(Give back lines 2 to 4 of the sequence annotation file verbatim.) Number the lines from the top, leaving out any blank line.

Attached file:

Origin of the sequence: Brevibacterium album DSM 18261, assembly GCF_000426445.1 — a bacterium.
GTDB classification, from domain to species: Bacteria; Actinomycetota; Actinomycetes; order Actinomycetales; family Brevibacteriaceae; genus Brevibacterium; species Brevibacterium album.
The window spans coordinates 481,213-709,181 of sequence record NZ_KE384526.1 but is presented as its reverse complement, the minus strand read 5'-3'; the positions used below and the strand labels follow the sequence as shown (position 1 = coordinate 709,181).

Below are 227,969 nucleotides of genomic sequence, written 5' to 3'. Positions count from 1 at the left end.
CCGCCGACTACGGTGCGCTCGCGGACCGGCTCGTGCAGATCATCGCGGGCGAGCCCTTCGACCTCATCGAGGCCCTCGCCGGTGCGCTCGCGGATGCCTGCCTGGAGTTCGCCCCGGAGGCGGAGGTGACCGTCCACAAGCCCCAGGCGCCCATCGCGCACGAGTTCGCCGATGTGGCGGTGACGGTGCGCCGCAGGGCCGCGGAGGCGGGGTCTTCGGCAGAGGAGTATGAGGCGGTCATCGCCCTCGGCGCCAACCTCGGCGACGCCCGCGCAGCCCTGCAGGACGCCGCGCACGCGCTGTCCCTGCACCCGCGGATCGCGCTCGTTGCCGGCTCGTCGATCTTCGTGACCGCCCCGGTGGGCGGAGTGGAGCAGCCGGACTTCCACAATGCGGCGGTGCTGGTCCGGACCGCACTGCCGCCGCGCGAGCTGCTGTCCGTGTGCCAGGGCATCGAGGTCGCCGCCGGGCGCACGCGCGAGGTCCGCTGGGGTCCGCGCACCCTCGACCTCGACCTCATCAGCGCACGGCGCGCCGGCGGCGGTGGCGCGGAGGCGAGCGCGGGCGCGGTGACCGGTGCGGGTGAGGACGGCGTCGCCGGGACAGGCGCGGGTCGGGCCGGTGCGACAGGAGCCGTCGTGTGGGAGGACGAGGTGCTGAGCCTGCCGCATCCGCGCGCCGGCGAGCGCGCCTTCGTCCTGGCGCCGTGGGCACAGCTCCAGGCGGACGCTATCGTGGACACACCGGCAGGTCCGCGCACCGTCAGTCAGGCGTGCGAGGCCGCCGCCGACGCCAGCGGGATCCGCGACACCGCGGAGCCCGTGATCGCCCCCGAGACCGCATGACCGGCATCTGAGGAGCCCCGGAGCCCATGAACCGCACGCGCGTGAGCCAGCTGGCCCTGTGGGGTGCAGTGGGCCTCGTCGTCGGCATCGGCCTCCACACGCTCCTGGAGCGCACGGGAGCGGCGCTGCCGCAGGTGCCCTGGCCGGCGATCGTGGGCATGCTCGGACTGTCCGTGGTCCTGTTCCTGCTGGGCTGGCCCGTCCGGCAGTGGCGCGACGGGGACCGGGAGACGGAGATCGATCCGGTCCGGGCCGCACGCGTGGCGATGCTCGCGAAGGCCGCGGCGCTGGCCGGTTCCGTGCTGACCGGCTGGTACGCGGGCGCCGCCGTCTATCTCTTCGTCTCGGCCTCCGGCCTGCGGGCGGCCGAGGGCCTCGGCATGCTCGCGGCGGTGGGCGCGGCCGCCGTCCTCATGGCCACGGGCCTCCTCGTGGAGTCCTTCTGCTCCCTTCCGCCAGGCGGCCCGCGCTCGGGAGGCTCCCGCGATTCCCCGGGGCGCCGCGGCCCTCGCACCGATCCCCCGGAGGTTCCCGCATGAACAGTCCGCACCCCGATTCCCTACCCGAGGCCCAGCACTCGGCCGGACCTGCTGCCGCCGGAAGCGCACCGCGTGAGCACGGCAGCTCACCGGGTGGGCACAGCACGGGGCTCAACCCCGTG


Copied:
GTDB classification, from domain to species: Bacteria; Actinomycetota; Actinomycetes; order Actinomycetales; family Brevibacteriaceae; genus Brevibacterium; species Brevibacterium album.
The window spans coordinates 481,213-709,181 of sequence record NZ_KE384526.1 but is presented as its reverse complement, the minus strand read 5'-3'; the positions used below and the strand labels follow the sequence as shown (position 1 = coordinate 709,181).

Below are 227,969 nucleotides of genomic sequence, written 5' to 3'. Positions count from 1 at the left end.